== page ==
Way back in the mid-1970s, when Governor Jerry Brown did his first tour of duty, California pioneered what remains one of the most effective tools for cutting pollution and saving money: energy efficiency. The state’s efficiency standards, largely aimed at buildings and appliances, have saved Californians $74 billion and avoided the construction of more than 30 power plants. All those energy savings have translated into California residential electricity bills that are 25% lower than the national average. What’s more, California produces twice as much economic output per kilowatt hour of electricity usage as the national average.
While energy efficiency has done yeoman’s work pulling costs down, reducing the need for dirty energy, and supercharging the state’s clean energy economy, California has also brought bold approaches to cleaning up its power supply. The California Renewable Portfolio Standard (RPS) requires 33% of all electricity sold in California to come from renewable sources by 2020, the most aggressive of the 29 states with RPS measures on the books. Read More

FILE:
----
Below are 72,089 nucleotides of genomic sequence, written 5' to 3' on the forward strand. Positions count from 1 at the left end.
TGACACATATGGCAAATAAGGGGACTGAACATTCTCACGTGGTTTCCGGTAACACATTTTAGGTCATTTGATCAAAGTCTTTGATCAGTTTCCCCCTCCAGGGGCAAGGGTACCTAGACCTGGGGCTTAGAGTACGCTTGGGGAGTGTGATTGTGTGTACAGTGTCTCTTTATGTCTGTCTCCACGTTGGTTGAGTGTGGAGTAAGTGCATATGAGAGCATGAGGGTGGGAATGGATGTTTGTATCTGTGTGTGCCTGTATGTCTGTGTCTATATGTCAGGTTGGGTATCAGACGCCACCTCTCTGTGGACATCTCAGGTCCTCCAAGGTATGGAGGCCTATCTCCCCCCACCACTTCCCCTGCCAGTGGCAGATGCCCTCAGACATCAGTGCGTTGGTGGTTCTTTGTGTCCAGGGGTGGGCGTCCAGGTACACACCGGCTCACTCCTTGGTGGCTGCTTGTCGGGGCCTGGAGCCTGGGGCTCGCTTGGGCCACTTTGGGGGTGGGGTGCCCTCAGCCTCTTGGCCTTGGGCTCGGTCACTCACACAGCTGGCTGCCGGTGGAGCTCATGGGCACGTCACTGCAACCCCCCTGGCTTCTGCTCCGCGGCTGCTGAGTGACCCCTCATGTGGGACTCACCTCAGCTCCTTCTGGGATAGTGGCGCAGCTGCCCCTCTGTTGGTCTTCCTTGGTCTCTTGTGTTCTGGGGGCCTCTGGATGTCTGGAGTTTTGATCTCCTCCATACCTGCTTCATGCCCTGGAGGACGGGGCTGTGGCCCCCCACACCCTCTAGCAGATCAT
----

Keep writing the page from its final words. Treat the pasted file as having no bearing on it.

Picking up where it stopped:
Back in January when Google announced it would spend $3.2 billion to purchase Nest, EDF knew this was a company to watch. The results of three new reports, released today, confirm that controllable thermostats like the Nest Learning Thermostat are both customer-friendly and useful for energy system planners. Moreover, the reports signal that smart devices, such as those Nest manufactures, have potential for generating marked savings for utility customers.
The reports analyze 2012-2013 energy use data gathered from four major utilities across the U.S. that offer Nest energy services programs: Austin Energy, Reliant Energy, Green Mountain Energy, and Southern California Edison.